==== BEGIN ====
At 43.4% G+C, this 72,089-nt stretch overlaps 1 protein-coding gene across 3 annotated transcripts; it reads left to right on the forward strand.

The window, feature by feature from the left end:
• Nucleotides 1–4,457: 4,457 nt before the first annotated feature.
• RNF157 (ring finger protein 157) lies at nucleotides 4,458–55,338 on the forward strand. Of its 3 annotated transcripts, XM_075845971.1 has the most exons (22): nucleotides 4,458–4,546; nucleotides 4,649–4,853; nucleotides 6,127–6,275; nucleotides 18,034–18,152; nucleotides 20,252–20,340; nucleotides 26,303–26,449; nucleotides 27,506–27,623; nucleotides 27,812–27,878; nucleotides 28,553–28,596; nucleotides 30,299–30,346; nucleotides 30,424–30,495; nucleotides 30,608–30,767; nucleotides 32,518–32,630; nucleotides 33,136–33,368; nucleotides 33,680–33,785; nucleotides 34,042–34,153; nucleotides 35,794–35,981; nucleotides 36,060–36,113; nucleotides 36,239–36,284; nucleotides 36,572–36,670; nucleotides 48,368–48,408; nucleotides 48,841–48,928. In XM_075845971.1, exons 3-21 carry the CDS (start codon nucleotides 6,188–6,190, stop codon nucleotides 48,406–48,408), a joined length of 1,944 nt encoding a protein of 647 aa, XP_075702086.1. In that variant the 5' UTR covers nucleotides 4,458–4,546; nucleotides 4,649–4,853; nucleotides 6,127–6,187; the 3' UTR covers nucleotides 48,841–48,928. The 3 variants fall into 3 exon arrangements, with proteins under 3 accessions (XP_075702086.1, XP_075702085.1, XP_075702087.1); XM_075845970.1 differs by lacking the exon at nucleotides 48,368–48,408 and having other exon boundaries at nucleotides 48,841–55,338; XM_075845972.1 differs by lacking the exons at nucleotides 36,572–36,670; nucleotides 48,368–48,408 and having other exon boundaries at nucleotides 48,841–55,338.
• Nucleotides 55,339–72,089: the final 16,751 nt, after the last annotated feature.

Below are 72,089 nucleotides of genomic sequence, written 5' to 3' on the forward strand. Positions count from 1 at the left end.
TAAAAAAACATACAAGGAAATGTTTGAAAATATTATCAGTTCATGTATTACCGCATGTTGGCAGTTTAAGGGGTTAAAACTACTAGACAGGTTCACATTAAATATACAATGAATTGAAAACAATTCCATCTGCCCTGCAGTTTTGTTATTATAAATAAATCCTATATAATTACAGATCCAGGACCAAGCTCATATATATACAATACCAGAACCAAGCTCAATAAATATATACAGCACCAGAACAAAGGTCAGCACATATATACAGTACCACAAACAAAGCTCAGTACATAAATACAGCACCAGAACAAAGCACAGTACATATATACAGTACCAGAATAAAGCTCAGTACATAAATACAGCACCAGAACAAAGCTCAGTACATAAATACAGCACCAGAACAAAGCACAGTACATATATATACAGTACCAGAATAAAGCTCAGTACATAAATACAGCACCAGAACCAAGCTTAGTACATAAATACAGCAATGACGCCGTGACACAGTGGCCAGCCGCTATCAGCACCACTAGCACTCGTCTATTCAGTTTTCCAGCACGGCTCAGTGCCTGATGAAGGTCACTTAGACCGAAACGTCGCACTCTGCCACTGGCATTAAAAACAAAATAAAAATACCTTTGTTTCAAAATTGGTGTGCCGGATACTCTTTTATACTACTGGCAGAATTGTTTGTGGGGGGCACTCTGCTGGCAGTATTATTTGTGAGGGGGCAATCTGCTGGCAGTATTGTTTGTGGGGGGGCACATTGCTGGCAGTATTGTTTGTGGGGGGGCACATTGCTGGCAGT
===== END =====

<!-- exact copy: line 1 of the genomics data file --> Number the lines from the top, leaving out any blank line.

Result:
At 43.4% G+C, this 72,089-nt stretch overlaps 1 protein-coding gene across 3 annotated transcripts; it reads left to right on the forward strand.